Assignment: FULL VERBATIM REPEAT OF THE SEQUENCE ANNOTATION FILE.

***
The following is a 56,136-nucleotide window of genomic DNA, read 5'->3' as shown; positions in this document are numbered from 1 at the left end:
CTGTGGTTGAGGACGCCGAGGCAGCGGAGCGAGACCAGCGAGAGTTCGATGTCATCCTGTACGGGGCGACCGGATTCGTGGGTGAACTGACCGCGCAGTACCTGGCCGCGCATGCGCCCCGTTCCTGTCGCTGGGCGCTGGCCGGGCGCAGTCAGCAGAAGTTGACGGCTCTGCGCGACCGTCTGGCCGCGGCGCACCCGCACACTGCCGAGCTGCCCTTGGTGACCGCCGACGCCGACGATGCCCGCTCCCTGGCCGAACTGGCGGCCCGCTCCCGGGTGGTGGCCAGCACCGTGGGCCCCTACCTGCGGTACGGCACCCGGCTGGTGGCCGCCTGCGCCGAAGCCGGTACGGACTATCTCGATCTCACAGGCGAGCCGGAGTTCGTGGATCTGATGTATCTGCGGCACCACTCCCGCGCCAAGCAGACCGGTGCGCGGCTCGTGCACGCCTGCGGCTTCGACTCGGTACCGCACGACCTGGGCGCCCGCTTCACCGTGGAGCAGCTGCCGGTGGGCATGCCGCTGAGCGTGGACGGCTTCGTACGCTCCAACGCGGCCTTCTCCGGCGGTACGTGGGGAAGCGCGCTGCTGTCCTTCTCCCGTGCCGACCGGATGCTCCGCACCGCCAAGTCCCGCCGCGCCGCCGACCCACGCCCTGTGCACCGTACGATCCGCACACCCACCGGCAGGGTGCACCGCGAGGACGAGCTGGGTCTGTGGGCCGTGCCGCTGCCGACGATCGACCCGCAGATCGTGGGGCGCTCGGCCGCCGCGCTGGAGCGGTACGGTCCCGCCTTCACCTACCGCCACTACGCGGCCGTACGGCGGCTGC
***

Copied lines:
The following is a 56,136-nucleotide window of genomic DNA, read 5'->3' as shown; positions in this document are numbered from 1 at the left end:
CTGTGGTTGAGGACGCCGAGGCAGCGGAGCGAGACCAGCGAGAGTTCGATGTCATCCTGTACGGGGCGACCGGATTCGTGGGTGAACTGACCGCGCAGTACCTGGCCGCGCATGCGCCCCGTTCCTGTCGCTGGGCGCTGGCCGGGCGCAGTCAGCAGAAGTTGACGGCTCTGCGCGACCGTCTGGCCGCGGCGCACCCGCACACTGCCGAGCTGCCCTTGGTGACCGCCGACGCCGACGATGCCCGCTCCCTGGCCGAACTGGCGGCCCGCTCCCGGGTGGTGGCCAGCACCGTGGGCCCCTACCTGCGGTACGGCACCCGGCTGGTGGCCGCCTGCGCCGAAGCCGGTACGGACTATCTCGATCTCACAGGCGAGCCGGAGTTCGTGGATCTGATGTATCTGCGGCACCACTCCCGCGCCAAGCAGACCGGTGCGCGGCTCGTGCACGCCTGCGGCTTCGACTCGGTACCGCACGACCTGGGCGCCCGCTTCACCGTGGAGCAGCTGCCGGTGGGCATGCCGCTGAGCGTGGACGGCTTCGTACGCTCCAACGCGGCCTTCTCCGGCGGTACGTGGGGAAGCGCGCTGCTGTCCTTCTCCCGTGCCGACCGGATGCTCCGCACCGCCAAGTCCCGCCGCGCCGCCGACCCACGCCCTGTGCACCGTACGATCCGCACACCCACCGGCAGGGTGCACCGCGAGGACGAGCTGGGTCTGTGGGCCGTGCCGCTGCCGACGATCGACCCGCAGATCGTGGGGCGCTCGGCCGCCGCGCTGGAGCGGTACGGTCCCGCCTTCACCTACCGCCACTACGCGGCCGTACGGCGGCTGC